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In-depth reviews

Toyota Yaris Hybrid review

The latest Yaris Hybrid is a major step forward from its predecessor and should be more of a worry for its rivals

Toyota Yaris Hybrid
Overall rating

4.0 out of 5

Price
£23,545 - £48,135
Fuel Type:
Hybrid Petrol

Pros

  • Handles very well
  • Great potential fuel economy
  • Improved interior and infotainment

Cons

  • Uninvolving to drive
  • Firm ride on rough roads
  • Rear seats tight for adults
Car typeFuel economyCO2 emissions0-62mph
Hybrid57-69mpg92-112g/km9.7 seconds

The previous-generation Toyota Yaris was available with "self-charging" hybrid technology as far back as 2012, following the success of the larger Toyota Prius hatchback. The Yaris was one of the first superminis offered with the fuel-saving and emissions-reducing hardware, but fast-forward to today and rivals including the Renault Clio E-TECH and Honda Jazz also demand attention.

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If you don't think a hybrid is for you, the Yaris also has to beat petrol models such as the Ford Fiesta, Peugeot 208, Vauxhall Corsa, Volkswagen Polo and Hyundai i20. Unlike most new cars these days, this Yaris is slightly more compact than the one that went before, but there's a 50mm longer gap between its axles, boosting interior space and giving it a more athletic look.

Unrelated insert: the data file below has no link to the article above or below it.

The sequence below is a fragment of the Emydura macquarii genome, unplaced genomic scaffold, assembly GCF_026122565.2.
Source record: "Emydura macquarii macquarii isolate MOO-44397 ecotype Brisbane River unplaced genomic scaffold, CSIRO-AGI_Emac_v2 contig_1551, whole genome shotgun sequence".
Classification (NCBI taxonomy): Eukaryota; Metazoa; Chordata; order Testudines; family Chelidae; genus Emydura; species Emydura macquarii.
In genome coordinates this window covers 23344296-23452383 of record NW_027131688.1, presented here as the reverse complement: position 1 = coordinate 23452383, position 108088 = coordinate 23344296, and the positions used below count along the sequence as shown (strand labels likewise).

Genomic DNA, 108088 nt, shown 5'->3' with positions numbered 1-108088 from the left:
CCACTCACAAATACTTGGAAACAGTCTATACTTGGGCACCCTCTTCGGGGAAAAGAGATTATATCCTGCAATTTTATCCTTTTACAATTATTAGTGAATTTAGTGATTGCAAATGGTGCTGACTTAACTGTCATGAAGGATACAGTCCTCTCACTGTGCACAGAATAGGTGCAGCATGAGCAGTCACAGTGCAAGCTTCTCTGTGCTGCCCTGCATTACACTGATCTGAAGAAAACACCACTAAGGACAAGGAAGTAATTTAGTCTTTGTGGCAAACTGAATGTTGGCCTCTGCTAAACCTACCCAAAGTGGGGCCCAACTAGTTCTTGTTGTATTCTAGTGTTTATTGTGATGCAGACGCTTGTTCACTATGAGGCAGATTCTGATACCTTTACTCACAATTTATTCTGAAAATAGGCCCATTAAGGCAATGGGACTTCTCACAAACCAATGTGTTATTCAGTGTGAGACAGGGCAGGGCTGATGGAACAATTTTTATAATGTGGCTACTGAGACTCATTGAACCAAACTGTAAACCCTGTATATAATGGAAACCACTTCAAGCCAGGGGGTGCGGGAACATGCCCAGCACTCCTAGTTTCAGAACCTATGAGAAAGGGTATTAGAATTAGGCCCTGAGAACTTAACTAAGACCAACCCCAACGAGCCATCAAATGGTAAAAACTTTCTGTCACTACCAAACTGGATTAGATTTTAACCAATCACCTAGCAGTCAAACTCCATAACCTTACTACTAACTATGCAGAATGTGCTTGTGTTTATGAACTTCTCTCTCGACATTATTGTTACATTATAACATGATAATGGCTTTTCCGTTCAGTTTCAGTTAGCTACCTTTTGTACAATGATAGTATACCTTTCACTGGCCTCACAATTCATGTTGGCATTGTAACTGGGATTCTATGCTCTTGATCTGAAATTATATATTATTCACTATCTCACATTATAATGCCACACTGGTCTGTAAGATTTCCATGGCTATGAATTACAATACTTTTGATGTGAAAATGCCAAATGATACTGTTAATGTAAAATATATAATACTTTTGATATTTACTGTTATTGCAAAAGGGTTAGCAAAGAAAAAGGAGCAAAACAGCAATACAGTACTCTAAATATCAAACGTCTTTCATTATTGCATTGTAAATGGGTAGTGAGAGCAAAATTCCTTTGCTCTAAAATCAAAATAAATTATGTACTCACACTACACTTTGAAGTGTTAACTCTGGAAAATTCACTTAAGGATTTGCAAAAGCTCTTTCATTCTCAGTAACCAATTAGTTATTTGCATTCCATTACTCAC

It certainly looks sportier than any previous Yaris. This is backed up by a 1.5-litre three-cylinder petrol engine and an electric motor, producing a peppy 114bhp in total. The battery has also been upgraded from nickel-hydride in the old model, to lithium-ion here, which benefits from the latest electric-car technology.

The Yaris feels most at home in the city, with direct steering and a drivetrain that's more than willing to operate under electric power for much of the time when in 'Eco' mode. It's great to drive on the open road, too, with a crisp, responsive feel through corners, but motorways can make the powertrain feel strained.  

Elsewhere, the car's interior is well made and functional, but stops short of being exciting. Infotainment is better than before, but still not class-leading, although proper smartphone integration is welcome indeed.

Overall, this feels like the most relevant and impressive Toyota supermini we've seen for many years. Unlike some of its rivals, it's not concerned with eye-catching interior technology or particularly swish exterior design. Rather, it gets the basics that buyers want right, foremost among them low running costs and hassle-free ownership. For a more detailed look at the Yaris Hybrid, read on for the rest of our in-depth review...

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